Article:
Hope your dream comes to fruition. As a keen (but nervous) sailor I get to sail pretty regularly on the beautiful bays of Southern Tasmania (Australia). I own a Columbia 27 and race with a crew of all women on our Twilight races from January to March. I sail almost every week with someone or other. It is a great sport and we girls have done well in keeping up with the men. Can I link to your blog from mine? See my web address.
Excellent content here and a nice writing style too – keep up the great work!
Twenty years from now you will be more disappointed by the things that you didn’t do than by the ones you did do. So throw off the bowlines. Sail away from the safe harbor. Catch the trade winds in your sails. Explore. Dream. Discover.
I admire what you are doing. I wish I could do it. I am not really into the voluntary simplicity movement, but I wanted to pass on a couple of resources that have helped me. Like you I have felt for a long time that unnecessary possessions are a burden.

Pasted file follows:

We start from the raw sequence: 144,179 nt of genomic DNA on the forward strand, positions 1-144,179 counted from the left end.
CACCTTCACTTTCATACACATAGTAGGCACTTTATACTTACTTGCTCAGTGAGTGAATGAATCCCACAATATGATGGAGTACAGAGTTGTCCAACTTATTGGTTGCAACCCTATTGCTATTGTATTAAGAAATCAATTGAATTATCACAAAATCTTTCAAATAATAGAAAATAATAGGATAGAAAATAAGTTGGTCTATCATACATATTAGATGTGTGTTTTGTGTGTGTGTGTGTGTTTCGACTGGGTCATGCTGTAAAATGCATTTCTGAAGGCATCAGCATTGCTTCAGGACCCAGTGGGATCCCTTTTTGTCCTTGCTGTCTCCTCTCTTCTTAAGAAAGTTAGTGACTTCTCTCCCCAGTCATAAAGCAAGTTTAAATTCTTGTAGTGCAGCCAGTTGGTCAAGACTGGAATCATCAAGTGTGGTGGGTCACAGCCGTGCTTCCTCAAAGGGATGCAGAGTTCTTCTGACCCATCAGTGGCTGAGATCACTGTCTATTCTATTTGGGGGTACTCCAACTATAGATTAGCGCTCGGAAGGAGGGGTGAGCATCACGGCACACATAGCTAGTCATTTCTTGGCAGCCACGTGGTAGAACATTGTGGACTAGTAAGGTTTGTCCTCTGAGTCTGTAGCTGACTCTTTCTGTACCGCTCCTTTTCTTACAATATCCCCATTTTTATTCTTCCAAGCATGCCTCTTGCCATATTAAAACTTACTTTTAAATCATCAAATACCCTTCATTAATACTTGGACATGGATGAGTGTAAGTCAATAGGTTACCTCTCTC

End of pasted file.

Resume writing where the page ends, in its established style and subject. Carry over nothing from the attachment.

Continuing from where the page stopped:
Some resources that have helped me understand money and my relationship to it are:
•The book, Your Money or Your Life: Transforming Your Relationship With Money and Achieving Financial Independence by Vicki Robin and Joe Dominquez.
Fulfilling your dream is going to take money and this book (and associated websites) can help you understand how you can become financially independent so you will not require a job for financial resources. I don’t want to write a book review here so if you want to know more, please feel free to email me.
I wish you success in your endeavors.
“I think I romanticized living on a boat too…perhaps too much. Sailors are romantics and romantics are fools, so I must be a fool.”